Kahlil Gibran said that, and he was right. 

Listen, therefore, to your heart. Cultivate the ability to do this.

Practice it. Produce it. Perfect it.

It is not that difficult. Just be quiet with yourself.

And for heaven’s sake, stop listening to your mind.

You will not find the truth there. You may find the answer, but it will not be the truth unless

it coincides with the answer in your heart.

You think there is more to know about life than this, but there is not.

Your heart holds the key.

Your heart holds the wisdom.

Your heart holds the future.

Your mind knows nothing but the past. It imagines the future will be just like yesterday, so it makes its decisions

based on that.

Only your heart can see beyond memory’s horizon


Example of case instructions

All estimates are based on the following assumptions:

  •  individual being assessed speaks fluent English without marked sensory impairment; 
  •  individual being assessed attends as scheduled and is generally cooperative
     individual being assessed arrives with necessary aids if applicable (e.g. reading glasses,hearing aid)
  • total expected reading is no more than 300 pages; 
  •  Medical records are available, if relevant; and no highly specialised low frequency issues.

Should any of these assumptions be violated additional time is likely to be required.

It is erroneous to assume there is any economy of scale when multiple family members are included in an assessment. This adds complexity owing to the increased requirement for synthesis of additional data sources and potential conflicts therein.

A: Regulation/ accountabilityIs the practitioner psychologist currently registered with the HCPC and report their registration number and date of registration?If not, ask which code of conduct they operate within and to whom they are professionally accountable to(see Appendix 1).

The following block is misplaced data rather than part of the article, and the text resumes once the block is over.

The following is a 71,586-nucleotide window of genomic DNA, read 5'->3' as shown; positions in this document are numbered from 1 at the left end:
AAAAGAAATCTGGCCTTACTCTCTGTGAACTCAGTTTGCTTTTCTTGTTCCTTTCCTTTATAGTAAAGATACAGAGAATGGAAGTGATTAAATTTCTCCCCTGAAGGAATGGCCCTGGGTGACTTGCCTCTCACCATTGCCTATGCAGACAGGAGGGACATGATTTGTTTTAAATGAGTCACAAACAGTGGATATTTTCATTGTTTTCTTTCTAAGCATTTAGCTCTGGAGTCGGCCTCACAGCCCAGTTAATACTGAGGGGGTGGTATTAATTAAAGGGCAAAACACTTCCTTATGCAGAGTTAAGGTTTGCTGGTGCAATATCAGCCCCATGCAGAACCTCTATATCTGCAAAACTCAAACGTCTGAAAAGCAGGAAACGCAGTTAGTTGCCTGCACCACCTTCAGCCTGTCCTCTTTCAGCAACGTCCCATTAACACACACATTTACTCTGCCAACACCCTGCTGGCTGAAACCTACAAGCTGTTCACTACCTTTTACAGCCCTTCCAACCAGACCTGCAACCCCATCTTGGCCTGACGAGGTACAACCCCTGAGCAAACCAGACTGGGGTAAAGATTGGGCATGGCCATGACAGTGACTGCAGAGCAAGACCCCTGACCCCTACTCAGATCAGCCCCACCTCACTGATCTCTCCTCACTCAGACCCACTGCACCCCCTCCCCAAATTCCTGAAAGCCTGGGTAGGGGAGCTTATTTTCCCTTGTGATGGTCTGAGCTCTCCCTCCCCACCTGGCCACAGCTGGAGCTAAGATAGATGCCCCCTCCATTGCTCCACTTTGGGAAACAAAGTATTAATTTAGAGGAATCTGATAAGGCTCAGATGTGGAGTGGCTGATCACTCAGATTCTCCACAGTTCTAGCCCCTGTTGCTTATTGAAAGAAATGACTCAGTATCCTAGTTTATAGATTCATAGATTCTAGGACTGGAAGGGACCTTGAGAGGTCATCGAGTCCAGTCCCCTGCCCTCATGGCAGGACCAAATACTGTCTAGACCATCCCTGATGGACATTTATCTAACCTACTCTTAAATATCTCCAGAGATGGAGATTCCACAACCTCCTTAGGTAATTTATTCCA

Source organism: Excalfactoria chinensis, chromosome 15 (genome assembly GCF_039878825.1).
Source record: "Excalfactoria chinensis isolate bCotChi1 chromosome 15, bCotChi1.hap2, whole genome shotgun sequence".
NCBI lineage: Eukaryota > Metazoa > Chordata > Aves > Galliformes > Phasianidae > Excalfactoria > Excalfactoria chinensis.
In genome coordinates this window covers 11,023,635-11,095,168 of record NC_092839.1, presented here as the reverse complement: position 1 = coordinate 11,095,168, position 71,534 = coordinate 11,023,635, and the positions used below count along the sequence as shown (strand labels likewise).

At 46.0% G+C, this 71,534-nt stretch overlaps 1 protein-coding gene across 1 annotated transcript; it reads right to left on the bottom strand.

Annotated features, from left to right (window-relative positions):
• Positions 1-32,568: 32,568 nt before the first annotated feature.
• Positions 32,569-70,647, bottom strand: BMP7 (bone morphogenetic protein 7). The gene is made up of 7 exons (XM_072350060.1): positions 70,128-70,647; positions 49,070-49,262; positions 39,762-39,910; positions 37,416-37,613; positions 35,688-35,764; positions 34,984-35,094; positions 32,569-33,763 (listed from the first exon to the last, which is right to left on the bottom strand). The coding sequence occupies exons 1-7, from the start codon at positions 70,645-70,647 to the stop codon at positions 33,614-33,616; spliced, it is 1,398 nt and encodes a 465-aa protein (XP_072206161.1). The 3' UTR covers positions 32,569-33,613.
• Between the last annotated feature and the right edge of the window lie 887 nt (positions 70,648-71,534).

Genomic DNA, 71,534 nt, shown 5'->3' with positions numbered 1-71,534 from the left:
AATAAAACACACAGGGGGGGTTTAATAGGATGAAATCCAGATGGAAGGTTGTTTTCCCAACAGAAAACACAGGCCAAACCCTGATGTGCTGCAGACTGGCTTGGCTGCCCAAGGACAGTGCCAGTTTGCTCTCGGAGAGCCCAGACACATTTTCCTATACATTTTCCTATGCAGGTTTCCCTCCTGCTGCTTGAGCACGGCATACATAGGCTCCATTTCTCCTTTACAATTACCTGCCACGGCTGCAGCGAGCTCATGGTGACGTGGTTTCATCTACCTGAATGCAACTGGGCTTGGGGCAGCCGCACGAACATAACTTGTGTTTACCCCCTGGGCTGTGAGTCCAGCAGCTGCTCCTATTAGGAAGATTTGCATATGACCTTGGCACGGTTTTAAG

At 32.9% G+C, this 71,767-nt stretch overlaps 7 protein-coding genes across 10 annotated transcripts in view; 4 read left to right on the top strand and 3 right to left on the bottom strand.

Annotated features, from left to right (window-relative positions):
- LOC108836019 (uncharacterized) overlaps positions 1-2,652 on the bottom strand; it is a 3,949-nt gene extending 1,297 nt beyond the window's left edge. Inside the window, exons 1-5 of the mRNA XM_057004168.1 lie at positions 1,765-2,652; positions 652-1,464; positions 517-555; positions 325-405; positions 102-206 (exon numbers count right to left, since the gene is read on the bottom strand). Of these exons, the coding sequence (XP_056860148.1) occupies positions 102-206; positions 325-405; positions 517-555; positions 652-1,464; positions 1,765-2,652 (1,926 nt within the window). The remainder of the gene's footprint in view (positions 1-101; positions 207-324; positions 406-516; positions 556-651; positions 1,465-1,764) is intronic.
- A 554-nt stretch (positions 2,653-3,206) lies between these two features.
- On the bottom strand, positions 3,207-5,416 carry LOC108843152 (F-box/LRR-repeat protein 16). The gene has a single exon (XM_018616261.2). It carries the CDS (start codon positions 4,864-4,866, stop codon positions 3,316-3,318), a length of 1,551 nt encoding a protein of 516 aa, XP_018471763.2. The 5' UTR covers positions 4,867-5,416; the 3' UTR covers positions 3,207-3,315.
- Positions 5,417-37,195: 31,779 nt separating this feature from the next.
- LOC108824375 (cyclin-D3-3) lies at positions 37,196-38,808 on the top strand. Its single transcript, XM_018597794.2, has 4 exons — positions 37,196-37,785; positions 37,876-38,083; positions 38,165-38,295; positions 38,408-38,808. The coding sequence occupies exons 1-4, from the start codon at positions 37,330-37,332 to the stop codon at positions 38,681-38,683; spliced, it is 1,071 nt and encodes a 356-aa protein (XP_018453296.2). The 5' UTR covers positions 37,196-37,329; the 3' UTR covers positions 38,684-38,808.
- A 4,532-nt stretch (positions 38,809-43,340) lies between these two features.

Is the academic psychologist currently chartered with the BPS?
B: Protected titlesDoes the psychologist use one or more of the protected titles? (E.g. registered, practitioner, clinical, counselling, educational, forensic, occupational, health, sport and exercise, chartered.)If not, ask which, if any, protected title they are eligible to use
(see Appendix 1).
C: Competence as an expertDoes the psychologist demonstrate recent CPD specific to working as an expert witness in the Family Court in England and Wales and acknowledge the requirement for compliance with relevant FPR and PDs?If not, ask for more details (see Appendix 2 and 5.9–5.10).
Does the psychologist demonstrate broad experience and exposure to the matter of relevance to the Family Court?If not ask for more details (see 5.7).
D: Use of data gatherersDoes the psychologist state their intention to undertake all aspects of the work themselves?If no, ask for details of data gatherers used, their qualifications and status (see 5.12).